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Ziba Originally Answered: Green iguana emergency?
This sounds like a very sad case of Metabolic Bone Disease, which is the number one issue with green iguanas. Basically this occurs when the diet and/or living conditions make it impossible for the iguana to get the proper calcium they need, and their health suffers terribly. Their bones become weak and begin to warp, then their bodies begin to shut down. If you catch it early enough, you can save them. Unfortunately this sounds like an advanced case that has affected the animal's nervous system. This isn't a death sentence, but it does mean that time is of the essence. If MBD affects the nerves, trembling or weakness in the limbs may occur. In worst cases, partial paralysis may result. Often this is evident in the back legs and tail. The iguana may drag itself along with its front legs. It will be unable to climb or get around properly. In lieu of a vet visit, which would be best, I will give you the best advice I can. MBD can usually be reversed with a proper diet and calcium supplements (you can get calcium from any pharmacy, crush the pills into a powder). I would strongly advise extra calcium and exposure to UVB light (seems you are doing the lighting already). Many of the symptoms can be reversed. Trembling, weakness and partial paralysis will often go away once proper husbandry has begun. Bones will become strong again, and appetite will return. Some things, however, can be there forever, even long after the iguana has recovered from MBD. Distorted jaws, toes, backs and limbs will remain. Normal movement and climbing activities may still be restricted. Sadly, pain may continue. Females sometimes become healthy enough to develop eggs, but are unable to lay them due to twisted spines. As a result, an emergency spay is required or the iguana will die. Problems with defecation may occur for the same reason. And, of course, any spinal cord injuries obtained from broken backs will result in permanent paralysis. Good luck and kudos for trying to save her!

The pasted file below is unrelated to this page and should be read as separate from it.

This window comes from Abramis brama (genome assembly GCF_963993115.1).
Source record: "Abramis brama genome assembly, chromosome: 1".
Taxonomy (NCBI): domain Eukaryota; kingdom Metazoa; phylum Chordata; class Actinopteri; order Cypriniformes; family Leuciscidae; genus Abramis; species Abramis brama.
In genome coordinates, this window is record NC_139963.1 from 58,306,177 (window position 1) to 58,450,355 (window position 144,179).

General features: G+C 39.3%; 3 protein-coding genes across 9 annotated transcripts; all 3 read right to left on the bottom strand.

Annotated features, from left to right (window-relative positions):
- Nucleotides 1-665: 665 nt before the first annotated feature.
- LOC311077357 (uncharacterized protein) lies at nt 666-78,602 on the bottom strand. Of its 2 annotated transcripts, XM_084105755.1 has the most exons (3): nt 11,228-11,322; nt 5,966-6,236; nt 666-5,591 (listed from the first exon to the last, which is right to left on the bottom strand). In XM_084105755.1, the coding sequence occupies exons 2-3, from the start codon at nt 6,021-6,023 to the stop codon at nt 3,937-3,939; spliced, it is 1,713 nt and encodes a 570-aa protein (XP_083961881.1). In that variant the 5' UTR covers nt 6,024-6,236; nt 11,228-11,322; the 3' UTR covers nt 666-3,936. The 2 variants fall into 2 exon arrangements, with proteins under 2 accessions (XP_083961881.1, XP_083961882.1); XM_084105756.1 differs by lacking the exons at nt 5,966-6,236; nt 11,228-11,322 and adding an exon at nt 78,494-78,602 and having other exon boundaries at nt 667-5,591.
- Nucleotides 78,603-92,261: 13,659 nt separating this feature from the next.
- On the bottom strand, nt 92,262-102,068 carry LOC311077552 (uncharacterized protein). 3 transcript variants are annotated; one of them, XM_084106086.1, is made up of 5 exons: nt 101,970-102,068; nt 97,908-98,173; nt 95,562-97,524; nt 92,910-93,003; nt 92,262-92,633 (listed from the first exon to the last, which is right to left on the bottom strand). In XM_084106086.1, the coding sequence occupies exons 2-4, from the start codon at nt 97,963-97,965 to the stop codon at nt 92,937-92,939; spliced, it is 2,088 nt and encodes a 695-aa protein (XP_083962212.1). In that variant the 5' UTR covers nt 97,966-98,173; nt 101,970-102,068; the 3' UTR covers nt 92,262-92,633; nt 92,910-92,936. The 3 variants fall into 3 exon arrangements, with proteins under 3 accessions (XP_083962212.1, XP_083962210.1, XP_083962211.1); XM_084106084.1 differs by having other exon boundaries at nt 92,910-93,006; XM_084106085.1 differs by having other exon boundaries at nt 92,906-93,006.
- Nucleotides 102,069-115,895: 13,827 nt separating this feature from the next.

Sheona Sheona
Oh Lordie... I wish I had copied my last answer, so I could just paste it here! First off - separate them. Housing iguanas together is never a good idea. Fights can result in loss of limbs, internal injuries, broken tails, and even death. One animal can become so intimidated by another that it will stop eating, to avoid the other. Green iguanas are NOT social animals, and though I recently warned and warned a friend about this - he did NOT separate his iguanas until the female's front leg was removed and eaten by the male, and a $600 vet bill occurred! Also, since she is obviously ill - she should be housed separately, where the stronger/healthy iguana can't bother/dislocate her. Is it possible the male has injured her? Though your vet is 100 mi. away, I'd strongly suggest getting her to one, and ASAP. UVB deprivation doesn't sound like the cause of her dragging herself along, in my opinion. I fear the problem is more serious. And yes, the sun would be better than a UVB bulb, but keeping her from overheating is a serious issue, too. Since she's not able to get around much, and locate herself in cooler areas when she's too warm... I would suggest maybe, in the cool morning, or cool evening sun, exposing her as you hold her on your arm or leg, for 1/2-1 hr. (if your skin gets warm - she will be, too). But, she will need UVB lighting and heat in her cage, too. Diet is so important for reptiles. Was she properly fed? At this point, all I can really do is recommend that you google green iguanas on line, and obtain all the information you can about housing/diet/care. Some sites will also provide medical advice for specific ailments. You may find her symptoms listed, and suggestions to treat her. As for basking under her UVB bulb; since she is already falling, I would suggest placing the bulb nearer the floor on one side of her enclosure, so she doesn't have to climb (I wouldn't offer limbs until she's feeling better) and leaving the other side as the 'cool' end, so she can move and regulate her temperature. You can also offer her tepid soaks, if she's not drinking well (and is comfortable soaking - be sure she doesn't drown, if she's not lifting her head). There are many rescue groups listed on line, and you may consider contacting a few, if you can't get her to a vet. Some of these people ARE vets, and very knowledgable, but others are folks who just mean well. Be careful of who you take advice from, and know their credentials. Don't be afraid to ask for credentials (these can be verified). I'm sorry I couldn't be of more help, and I wish you success at rehabbing/rescuing her. Again - my strongest suggestion would be to get her to a vet. Good luck.